Valladolid – A City Brimming With Charm And History!

Juanita Rodriguez Juanita Rodriguez 01-07-2016

Water fountain in Valladolid

It had been three years since we had visited the congenial city of Valladolid, Yucatan.  So the kids and I were delighted to have the opportunity to join friends on a day trip to the charming, colonial city.  Located two hours from Playa Del Carmen, “Pueblo Magico” as it was named in 2012,  boasts stunning architecture dated back to the 1500’s. On route, we passed through Mayan pueblitas or small towns.   Artisans displayed beautifully crafted ceramic and hand-woven wares under thatched-roofed palapas alongside the road.  We made a quick pit stop at a honey farm and purchased some deliciously sweet honey and organic coconut body cream.

Arriving in Valladolid, it is easy to understand why this colorful city, known for its clean, safe environment and friendly people, is a popular point of interest for tourists and history buffs.  The Francisco Canton Rosario Square, situated in the heart of the city, is encircled by quaint shops, enchanting hotels and restaurants nestled behind impressive sixteenth century facades.

Old architecture of Vallodolid

Upon learning of some of the rich history of this Mexican city, we came to understand that it had not always garnered a reputation for peace.  For many years, the area had been afflicted with disharmony and political strife.  In fact, it was here where locals and Maya leaders formed a rebellion against a corrupt state government.  This revolt was believed to be the spark that set aflame the Mexican Revolution of 1910.

First on our city tour was “The Neighborhood Of Santa Ana”.  The park’s square was the site where the martyr Manuel Antonio Ay was hanged for conspiracy to start the Caste War in 1847.  In the center of the park is the “Rotunda of the Boy Heroes,” a rounded structure with 6 pillars.  The monument commemorates 6 young army cadets between the ages of 13 and 19, who bravely gave their lives defending the Chapultepec Castle in Mexico City from a US army invasion.  Also on the square grounds stands one of Valladolid’s 7 cathedrals exhibiting exquisite sculptures and gorgeous stained-glass windows.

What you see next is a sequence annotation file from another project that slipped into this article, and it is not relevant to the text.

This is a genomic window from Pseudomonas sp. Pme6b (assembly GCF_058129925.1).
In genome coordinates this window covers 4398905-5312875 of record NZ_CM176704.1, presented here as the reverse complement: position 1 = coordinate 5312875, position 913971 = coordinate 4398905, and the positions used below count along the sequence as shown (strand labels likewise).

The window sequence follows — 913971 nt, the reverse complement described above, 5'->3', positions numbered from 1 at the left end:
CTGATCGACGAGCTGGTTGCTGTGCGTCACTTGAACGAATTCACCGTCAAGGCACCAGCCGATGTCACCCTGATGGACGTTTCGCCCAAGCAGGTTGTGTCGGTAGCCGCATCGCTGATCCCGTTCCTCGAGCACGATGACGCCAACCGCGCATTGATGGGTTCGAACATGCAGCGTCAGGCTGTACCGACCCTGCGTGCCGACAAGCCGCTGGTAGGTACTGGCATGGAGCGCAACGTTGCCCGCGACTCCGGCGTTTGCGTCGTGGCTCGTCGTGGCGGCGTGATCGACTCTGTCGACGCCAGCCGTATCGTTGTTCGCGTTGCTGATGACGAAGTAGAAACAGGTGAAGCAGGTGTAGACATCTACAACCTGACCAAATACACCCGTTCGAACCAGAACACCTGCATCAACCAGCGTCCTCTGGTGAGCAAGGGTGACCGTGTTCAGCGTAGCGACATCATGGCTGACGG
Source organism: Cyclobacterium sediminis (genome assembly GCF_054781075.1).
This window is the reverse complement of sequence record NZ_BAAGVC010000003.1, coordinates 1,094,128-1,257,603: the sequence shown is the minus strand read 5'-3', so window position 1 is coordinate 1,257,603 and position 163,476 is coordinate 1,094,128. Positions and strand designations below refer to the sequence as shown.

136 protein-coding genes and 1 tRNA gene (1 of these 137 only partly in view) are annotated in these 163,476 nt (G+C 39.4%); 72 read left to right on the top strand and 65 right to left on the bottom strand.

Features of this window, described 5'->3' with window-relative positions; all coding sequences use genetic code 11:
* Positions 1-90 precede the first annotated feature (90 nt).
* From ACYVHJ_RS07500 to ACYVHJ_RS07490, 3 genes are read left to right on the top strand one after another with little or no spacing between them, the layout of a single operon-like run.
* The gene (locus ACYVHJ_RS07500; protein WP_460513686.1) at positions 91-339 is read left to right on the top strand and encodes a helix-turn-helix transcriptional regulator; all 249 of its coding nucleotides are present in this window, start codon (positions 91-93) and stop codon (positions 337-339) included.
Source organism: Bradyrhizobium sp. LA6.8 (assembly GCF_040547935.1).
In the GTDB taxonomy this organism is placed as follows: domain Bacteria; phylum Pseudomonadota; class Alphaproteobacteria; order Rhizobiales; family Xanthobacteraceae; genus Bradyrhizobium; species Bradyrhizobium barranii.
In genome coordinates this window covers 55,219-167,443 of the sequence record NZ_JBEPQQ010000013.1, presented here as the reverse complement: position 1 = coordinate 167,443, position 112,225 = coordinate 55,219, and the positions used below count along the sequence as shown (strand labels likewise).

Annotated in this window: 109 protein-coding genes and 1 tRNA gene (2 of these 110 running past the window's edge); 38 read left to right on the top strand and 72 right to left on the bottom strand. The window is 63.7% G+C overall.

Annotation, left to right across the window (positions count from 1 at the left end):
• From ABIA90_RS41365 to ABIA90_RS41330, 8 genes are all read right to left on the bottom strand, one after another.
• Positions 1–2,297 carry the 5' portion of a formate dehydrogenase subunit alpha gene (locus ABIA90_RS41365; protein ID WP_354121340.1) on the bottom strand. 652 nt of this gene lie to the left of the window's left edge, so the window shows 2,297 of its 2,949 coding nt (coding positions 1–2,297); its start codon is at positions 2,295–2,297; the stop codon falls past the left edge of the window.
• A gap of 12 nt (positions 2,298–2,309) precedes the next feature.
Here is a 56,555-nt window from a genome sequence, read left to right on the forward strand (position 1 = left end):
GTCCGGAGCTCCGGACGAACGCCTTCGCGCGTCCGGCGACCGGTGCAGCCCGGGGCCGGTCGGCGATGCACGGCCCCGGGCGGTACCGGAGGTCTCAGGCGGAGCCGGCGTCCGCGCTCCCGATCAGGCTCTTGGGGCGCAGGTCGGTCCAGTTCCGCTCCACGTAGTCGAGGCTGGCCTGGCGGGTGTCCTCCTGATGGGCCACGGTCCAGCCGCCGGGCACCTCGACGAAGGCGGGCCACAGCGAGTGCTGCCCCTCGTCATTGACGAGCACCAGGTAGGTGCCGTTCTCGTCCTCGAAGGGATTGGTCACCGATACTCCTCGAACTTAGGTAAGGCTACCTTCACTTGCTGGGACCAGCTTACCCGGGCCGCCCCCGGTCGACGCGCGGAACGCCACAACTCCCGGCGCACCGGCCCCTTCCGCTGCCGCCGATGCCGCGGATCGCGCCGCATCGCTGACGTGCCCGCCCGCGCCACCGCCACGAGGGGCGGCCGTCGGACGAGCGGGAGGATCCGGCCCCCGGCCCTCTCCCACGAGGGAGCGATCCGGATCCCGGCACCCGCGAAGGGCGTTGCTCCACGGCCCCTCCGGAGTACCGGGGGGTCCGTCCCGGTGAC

Convent of San Bernadino of Siena

Next to see was the “Convent of San Bernadino of Siena,” a monumental building constructed in the mid 1500’s over a natural cenote.  Inside, behind the altar of the church is a grand retable which ornately displays nine statues of saints including Mother Teresa and the Virgin of Guadalupe.  On our way to visit the back exterior of the grounds, we passed through the cloister surrounding the courtyard.  This customary, monastery architectural feature was where inhabitants of the convent would walk for hours with heads bowed, in silent prayer and meditation.

 

Church in Valladolid Mexico

 

An on-site museum showcased artifacts, (mainly weapons and tools) retrieved from the cenote.  In the vast back garden, the kids collected oranges in the orchard, ran wild with the turkeys and peacocks, but were especially curious about the dome shaped vault built over the opening of the cenote.  They were fascinated to learn how the ancient water wheel of Sisal had once operated.

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After spending the morning exploring, we had stirred our appetites.  For lunch, we dined in the “Meson del Marques,” a colonial mansion constructed in the 17th century and converted into a hotel and restaurant in the 1960’s.  In the center of the restaurant was a tranquil courtyard surrounded on the upper level by 6 of the original rooms of the mansion.  The menu offered many traditional Mexican dishes as well as local favorites.  I was enticed by the poblano chile stuffed with a ground beef, almond and raisin mixture and covered in a robust, red salsa.  The flowing fountains, lush courtyard and restaurant staff wearing traditional hand-woven hupils (or Mayan embroidered dresses) all contributed to the peaceful ambiance.

For dessert we decided to indulge in hand-churned ice cream from a local shop as we walked around the bustling main plaza, Parque Francisco Canton.  Unfortunately, the Cathedral of San Gervasio was closed for lunch, but that did not stop us from admiring its remarkable architectural details.

Cathedral of San Gervasio

Sadly, our field trip had come to end and it was time to make our way home.  Being such a small city, I was surprised by how many historical sites and rich cultural attributes there were to digest.  Had we stayed another day, perhaps I would have liked to swim in the awe-inspiring cenote Dzitnup, located just 7km from Valladolid.  Another nearby attraction I have yet to see is the archaeological site of Ek Balam about a 15 minute drive outside the city.

So much to see, so little time!  All in all, our spontaneous road trip to Valladolid was a fun-filled and memorable adventure.  Most importantly, the children and I were able to experience another aspect of the diverse Mexican culture outside our sometimes sheltered, albeit heavenly beach life in Playa del Carmen.